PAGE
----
A committee of Oakland teachers, grade K-12, was charged with the responsibility of developing districtwide standards for history instruction. Underlying this charge was the belief that standards are an important cornerstone upon which to build a districtwide history curriculum and assure its instruction. The goal of the committee was to develop standards which would:
1) provide continuity for students as they move between grades;
2) provide a common point of reference so that student learning, districtwide, can be measured;
3) serve as concrete guides for teachers as they develop curriculum to help students meet the standards set out by the district
4) promote educational equity through a set of common goals and expectations for students in classrooms throughout the district.
This introduction provides an overview and discussion of the standards, as developed by the committee of teachers, for districtwide history instruction. The teachers represented schools throughout the district.
What Are Standards?
History instruction in Oakland, K-12, has been guided by the district's Core Curriculum. This curriculum's content is based upon the scope and sequence for history education outlined in the California "HistorySocial Studies Framework." This outline provides a detailed description of topics to be covered in grades K12. For example, the Framework's discussion of what students should study in the 5th grade (United States History and Geography: Making a New Nation) includes "The Land and People Before Columbus" and "The War for Independence." In the 10thgrade (World History, Culture and Geography: The Modern World), the Framework includes such topics as "Unresolved Problems of the Modern World" and "The Rise' of Imperialism and Colonialism: A Case Study of India."
The Core Curriculum and the State Framework outline what students should learn about history. But the study of history includes more than just learning what happened; it is also being able to critically examine historical evidence, to compare conflicting historical accounts, and to weigh the meaning of past events for the present. Fundamentally, history is a learning process that involves more than just memorizing specific facts, dates, names, and Places. Yet students, and many adults, often think of history in exactly those terms. It is critical that Oakland's teachers of history help their students move beyond this narrow, sterile conception. With this goal in mind, and to help assure this broader conception, Oakland's History Standards stress the development of historical thinking as a means to historical understanding.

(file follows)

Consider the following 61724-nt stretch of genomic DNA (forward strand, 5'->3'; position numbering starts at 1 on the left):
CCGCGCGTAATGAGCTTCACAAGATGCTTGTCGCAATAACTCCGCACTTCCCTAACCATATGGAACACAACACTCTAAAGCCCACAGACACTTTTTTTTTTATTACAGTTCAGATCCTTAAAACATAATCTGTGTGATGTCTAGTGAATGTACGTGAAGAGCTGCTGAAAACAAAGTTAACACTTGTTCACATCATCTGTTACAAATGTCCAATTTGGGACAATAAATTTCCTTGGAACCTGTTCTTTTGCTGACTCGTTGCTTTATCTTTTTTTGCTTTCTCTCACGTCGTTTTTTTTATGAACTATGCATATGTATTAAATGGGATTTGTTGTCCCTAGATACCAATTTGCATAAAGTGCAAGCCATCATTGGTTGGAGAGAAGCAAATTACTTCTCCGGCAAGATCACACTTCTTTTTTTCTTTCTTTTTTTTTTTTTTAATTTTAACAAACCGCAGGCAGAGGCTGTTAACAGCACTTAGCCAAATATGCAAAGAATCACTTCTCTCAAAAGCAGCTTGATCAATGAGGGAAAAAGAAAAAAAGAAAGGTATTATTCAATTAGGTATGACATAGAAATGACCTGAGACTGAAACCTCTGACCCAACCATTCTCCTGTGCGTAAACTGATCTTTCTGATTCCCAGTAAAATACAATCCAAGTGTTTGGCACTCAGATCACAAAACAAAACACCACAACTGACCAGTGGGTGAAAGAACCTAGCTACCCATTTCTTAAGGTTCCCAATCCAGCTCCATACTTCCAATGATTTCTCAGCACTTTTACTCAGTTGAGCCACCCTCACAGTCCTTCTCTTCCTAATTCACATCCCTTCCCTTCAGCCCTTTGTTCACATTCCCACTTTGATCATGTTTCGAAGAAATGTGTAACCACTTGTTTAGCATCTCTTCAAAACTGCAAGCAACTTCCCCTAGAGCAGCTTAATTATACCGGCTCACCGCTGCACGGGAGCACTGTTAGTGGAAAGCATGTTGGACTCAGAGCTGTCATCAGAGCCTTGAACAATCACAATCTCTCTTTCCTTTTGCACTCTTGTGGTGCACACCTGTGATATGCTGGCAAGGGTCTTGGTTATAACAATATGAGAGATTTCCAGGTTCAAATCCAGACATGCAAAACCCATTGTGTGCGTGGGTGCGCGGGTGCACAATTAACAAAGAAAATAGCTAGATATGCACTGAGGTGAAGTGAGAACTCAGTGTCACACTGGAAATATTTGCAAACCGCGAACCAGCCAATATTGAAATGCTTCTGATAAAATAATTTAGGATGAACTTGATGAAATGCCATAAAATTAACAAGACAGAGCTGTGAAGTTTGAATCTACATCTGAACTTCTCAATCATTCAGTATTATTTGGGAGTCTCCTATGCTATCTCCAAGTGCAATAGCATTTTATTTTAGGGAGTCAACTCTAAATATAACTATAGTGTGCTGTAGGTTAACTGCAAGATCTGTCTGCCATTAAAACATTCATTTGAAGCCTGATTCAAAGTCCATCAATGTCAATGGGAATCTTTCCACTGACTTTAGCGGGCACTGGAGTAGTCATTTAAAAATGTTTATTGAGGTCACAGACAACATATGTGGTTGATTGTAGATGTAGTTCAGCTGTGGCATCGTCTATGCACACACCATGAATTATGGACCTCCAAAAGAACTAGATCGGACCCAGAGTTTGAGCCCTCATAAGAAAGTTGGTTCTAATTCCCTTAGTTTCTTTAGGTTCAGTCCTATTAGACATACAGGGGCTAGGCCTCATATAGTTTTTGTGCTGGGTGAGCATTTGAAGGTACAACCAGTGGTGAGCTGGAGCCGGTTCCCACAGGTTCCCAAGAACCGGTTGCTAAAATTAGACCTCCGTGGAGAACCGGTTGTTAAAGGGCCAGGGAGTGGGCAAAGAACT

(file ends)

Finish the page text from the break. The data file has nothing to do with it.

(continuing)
What is Historical Thinking?
A focus on historical thinking, in conjunction with the required topics of study, is important if students are to successfully inquire into the meaning and significance of historical events and individuals. Historical thinking requires students to go beyond their textbooks so that they may examine, for themselves, traces of history, artifacts, and other primary sources. It is a thoughtful process that requires students to think critically about the meaning and significance of historical evidence. Thus, historical thinking in conjunction with historical content can provide concrete goals for teaching and learning. These achievements have been identified as elements of historical thinking, or historical literacy.
In addition, a focus on historical thinking is essential to helping Oakland teachers work effectively with their diverse student populations. Historical thinking, by its very nature, invites students to cross cultural borders. Working with multiple perspectives, developing historical empathy, and making moral judgments are central to the study of history. For students, learning and thinking about people in the past in this way, rather than just memorizing names and dates, makes history a compelling topic. These practices require students not only to make use of their own personal and cultural knowledge, but also to move beyond their own specific perspectives to consider other points of view. The following two quotes both illustrate and represent this challenge.
The first is from the multicultural educator James Banks, who writes, "The challenge that teachers face is how to make effective instructional use of the personal and cultural knowledge of students while at the same time helping them reach beyond their own cultural boundaries." If we apply this idea to the study of history, it becomes clear that this is a challenge historians undertake as they research, narrate, and interpret the events and people they identify as historically significant.
The second quote, from the historian Lawrence Levine, supports this idea and connects it to the study of history. "We must prepare ourselves for the possibility that these people whose lives we are sharing for the moment are not necessarily earlier versions of ourselves ... To attempt to capture their [his emphasis] way of doing things, their consciousness, their world view, is the stuff of history, the quest that gives historians purpose." ( part 2 )